Dither is the application of noise patterns to smooth out gross quantization. This permits a signal to be of relatively low quality, but still retain parts of its original character and sound. In Klystrack, the dither is very crude so do not expect it to make a crushed/downsampled instrument sound like the original signal, but it can be used to smooth out the effect if it gets too rough. It will introduce a sort of noise to your signal, which is very interesting when you want to achieve a certain lo-fi quality, which I assume is what you're going to be using the crusher for in most cases anyways.

The Volume is used to keep sounds in check. As explained before, reducing the bit depth of a sound has a tendency to increase the volume. This setting is basically just an adjustment to bring back a rogue sound at more manageable levels so you are able to mix it with the rest of the song without having to boost everything else in the stratosphere. 

A chorus is a time, and pitch-based effect that basically makes a copy of your sound and delays it a bit from the original while applying slight pitch variations. Klystrack's chorus is a little different from most chorus effects in that it uses the same settings for both the time delay, and the pitch modulation. While this is less flexible than a standard chorus, in most cases it will do just fines as very rarely will you want to drown your sound in thick chorus, and if you do you will probably want to go all out bat shit crazy anyways.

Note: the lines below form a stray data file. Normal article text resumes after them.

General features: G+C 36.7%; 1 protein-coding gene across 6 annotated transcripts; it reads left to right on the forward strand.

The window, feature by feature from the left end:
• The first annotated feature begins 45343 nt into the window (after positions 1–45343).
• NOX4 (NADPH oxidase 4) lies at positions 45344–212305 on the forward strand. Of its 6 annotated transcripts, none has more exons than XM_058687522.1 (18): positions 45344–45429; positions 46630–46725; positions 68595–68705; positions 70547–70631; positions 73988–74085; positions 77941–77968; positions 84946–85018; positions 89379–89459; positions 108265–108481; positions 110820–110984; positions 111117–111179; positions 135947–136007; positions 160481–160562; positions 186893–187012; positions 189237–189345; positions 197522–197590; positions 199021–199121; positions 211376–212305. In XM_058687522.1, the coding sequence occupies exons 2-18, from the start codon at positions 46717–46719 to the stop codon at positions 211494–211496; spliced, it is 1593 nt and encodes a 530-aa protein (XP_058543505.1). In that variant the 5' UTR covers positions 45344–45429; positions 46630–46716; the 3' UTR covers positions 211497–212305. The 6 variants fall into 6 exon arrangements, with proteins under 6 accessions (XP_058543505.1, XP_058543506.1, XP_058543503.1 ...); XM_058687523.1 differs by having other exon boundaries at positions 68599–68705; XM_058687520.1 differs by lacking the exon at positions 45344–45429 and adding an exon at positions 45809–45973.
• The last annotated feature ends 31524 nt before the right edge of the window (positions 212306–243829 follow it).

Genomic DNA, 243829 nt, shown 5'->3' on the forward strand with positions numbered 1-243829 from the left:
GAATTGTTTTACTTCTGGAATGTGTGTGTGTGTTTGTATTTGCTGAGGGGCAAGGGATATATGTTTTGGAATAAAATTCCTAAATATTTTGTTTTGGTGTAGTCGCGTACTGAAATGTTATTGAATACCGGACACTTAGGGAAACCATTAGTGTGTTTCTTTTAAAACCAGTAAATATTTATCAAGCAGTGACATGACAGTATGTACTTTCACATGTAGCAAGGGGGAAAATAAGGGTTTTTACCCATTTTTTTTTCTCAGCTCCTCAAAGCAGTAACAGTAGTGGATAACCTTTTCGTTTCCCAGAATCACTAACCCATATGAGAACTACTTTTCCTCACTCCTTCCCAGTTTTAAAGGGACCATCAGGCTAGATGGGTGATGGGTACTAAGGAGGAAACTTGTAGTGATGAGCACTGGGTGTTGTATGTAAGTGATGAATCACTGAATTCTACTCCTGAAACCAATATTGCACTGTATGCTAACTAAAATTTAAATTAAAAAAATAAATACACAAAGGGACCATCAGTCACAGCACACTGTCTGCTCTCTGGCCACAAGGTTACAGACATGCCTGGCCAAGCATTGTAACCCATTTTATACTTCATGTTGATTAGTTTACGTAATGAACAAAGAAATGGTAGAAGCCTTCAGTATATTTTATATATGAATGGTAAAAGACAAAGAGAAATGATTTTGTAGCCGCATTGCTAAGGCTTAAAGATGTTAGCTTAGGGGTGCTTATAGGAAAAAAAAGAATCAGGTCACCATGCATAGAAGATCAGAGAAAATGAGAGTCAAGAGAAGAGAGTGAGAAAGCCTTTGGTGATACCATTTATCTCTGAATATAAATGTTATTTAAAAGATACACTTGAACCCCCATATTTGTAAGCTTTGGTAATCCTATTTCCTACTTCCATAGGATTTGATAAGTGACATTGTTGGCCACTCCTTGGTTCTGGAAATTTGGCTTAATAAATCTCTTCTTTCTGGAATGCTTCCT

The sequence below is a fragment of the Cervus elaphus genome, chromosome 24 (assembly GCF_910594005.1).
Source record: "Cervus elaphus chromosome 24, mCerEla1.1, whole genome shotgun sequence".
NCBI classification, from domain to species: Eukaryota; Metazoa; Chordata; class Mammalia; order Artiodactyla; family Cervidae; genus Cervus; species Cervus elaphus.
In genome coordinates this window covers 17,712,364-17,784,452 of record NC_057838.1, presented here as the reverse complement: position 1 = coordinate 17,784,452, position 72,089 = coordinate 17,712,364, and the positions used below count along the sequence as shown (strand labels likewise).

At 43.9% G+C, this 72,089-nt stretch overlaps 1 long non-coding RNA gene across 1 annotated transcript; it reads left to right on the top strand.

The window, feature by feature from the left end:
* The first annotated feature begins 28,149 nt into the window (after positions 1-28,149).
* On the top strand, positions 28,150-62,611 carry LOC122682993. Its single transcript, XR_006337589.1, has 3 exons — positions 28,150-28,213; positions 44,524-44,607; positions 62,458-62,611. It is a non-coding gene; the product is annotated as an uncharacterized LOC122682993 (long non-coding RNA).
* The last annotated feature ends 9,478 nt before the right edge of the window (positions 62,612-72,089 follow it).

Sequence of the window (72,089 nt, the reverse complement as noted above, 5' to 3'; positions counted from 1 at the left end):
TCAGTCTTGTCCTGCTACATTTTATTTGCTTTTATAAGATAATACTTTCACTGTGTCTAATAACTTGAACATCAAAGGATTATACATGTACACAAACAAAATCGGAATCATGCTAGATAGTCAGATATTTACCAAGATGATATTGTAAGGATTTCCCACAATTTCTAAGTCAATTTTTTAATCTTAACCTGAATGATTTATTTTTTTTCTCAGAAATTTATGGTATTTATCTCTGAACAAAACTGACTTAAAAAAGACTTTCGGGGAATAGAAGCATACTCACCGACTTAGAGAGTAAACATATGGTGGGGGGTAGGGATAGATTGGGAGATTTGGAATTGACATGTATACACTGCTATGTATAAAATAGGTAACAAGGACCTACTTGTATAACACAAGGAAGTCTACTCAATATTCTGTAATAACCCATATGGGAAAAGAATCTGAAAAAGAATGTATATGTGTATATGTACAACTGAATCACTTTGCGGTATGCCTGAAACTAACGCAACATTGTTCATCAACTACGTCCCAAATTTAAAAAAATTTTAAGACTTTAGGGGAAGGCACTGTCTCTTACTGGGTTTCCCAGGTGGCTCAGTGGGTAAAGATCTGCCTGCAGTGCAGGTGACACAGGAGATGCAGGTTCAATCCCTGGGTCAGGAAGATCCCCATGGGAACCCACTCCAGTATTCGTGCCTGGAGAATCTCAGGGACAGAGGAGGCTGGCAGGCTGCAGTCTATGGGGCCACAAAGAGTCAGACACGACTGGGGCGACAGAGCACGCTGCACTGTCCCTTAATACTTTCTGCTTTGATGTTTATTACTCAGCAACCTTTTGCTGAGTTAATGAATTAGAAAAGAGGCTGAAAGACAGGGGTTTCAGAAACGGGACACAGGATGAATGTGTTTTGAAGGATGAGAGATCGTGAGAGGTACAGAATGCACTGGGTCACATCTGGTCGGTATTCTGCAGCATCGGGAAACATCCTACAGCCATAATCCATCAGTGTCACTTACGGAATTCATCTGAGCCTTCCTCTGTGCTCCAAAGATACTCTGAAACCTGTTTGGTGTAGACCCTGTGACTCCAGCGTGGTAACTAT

It's called stereo, but it's really a chorus, dammit.
Now I don't know all the details on how this particular chorus was programmed, but what it seems to be doing is making a copy of the original sound, and applying the effect to both the copy and the original at opposite polarities. Meaning that when one of them is chorused at "+25ms" then the other one is chorused at "-25ms". I might be wrong, but since you lose the original signal entirely through this effect, I doubt that it would have been programmed to make two copies and then mute the original signal. But hey.. what do  I know?

Min/Max are two settings used to determine the minimum and maximum amount of delay that will be applied to the copy of your original sound. The chorus will oscillate between this two values according to the speed you set in Mod. Values here are in milliseconds, from 0.25ms to 25.5ms.  Note that these values are also used to determine by how much the pitch of the sound will be modulated.